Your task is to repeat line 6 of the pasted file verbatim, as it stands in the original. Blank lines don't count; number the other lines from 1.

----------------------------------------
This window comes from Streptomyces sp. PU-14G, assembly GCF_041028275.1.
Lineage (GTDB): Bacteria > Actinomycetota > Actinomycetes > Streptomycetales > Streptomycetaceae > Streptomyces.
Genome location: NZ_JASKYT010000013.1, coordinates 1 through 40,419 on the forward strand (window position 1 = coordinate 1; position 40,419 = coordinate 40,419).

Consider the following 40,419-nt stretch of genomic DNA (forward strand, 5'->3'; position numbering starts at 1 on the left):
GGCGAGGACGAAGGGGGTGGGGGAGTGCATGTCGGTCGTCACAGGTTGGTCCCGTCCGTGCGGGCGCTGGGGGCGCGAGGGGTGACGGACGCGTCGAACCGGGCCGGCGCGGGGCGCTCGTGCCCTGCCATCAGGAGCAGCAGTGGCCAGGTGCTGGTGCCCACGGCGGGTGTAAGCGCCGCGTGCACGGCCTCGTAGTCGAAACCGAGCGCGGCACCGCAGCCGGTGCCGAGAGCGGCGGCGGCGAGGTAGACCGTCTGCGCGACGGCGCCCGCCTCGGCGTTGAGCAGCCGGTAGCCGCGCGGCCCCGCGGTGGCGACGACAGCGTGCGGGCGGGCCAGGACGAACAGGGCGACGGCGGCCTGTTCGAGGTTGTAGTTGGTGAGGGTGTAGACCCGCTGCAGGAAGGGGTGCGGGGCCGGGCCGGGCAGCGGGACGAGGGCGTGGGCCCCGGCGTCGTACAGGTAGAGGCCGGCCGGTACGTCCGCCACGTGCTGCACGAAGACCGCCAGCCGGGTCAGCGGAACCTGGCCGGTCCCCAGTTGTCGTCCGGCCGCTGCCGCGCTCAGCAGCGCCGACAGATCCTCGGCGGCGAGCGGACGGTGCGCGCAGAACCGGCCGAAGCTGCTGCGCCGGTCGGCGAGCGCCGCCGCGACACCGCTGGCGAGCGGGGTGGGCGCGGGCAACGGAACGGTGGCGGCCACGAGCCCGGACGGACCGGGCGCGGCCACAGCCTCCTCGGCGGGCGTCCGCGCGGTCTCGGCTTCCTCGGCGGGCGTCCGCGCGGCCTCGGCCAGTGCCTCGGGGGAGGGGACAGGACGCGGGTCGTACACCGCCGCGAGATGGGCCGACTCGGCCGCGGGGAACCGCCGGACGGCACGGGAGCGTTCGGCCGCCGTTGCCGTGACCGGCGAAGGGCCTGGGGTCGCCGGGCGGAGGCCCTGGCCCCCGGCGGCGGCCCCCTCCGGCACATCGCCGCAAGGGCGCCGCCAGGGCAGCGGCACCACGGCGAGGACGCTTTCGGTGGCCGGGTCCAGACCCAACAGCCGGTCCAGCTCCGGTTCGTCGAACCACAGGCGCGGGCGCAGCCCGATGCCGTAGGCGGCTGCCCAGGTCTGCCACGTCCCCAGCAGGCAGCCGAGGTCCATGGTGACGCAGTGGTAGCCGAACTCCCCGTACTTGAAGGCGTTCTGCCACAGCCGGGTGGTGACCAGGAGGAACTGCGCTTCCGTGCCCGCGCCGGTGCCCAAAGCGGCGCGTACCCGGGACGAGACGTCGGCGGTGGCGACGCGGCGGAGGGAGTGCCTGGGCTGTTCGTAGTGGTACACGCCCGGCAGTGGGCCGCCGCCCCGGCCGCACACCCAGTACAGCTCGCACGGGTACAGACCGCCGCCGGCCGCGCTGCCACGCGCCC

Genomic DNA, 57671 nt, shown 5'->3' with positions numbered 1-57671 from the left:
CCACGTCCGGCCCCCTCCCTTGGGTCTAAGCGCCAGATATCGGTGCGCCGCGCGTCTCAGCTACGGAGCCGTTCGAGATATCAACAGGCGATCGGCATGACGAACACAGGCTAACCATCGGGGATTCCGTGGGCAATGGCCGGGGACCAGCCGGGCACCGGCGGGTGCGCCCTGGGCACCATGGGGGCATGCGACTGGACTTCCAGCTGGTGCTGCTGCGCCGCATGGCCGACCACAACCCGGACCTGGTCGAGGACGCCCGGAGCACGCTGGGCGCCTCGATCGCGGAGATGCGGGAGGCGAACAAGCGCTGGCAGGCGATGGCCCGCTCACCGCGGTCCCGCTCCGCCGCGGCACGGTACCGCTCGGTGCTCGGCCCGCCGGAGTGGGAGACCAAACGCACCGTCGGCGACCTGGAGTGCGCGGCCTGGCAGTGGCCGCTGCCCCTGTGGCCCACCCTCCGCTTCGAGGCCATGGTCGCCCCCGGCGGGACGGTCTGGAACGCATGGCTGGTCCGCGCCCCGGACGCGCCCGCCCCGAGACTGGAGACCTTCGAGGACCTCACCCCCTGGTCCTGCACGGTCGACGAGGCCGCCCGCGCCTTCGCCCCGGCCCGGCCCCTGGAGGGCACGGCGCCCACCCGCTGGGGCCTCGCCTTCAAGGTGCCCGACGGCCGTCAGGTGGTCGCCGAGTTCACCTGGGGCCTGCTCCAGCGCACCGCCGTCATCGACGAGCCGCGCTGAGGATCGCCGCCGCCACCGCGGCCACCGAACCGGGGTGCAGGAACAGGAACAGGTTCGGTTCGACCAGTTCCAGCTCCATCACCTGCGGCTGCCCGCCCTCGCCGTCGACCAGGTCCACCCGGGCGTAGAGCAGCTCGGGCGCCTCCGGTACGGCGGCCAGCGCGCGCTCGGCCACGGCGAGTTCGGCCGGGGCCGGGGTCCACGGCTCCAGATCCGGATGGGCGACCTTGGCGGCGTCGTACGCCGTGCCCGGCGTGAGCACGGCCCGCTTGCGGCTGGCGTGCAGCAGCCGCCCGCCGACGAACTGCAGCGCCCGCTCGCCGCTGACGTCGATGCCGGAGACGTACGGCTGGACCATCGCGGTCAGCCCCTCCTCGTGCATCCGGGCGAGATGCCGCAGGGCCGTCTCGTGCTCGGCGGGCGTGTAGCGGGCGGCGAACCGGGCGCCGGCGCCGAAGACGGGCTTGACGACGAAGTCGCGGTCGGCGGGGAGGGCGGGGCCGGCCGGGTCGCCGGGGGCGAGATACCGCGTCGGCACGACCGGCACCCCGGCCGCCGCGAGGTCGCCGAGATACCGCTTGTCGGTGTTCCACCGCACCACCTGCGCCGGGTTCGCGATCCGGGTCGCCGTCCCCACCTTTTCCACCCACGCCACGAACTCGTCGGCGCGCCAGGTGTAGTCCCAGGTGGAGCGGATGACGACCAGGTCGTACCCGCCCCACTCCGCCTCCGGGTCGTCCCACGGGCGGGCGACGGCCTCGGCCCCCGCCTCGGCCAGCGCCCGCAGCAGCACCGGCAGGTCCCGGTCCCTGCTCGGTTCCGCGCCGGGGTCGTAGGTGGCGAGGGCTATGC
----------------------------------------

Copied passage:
Genomic DNA, 57671 nt, shown 5'->3' with positions numbered 1-57671 from the left: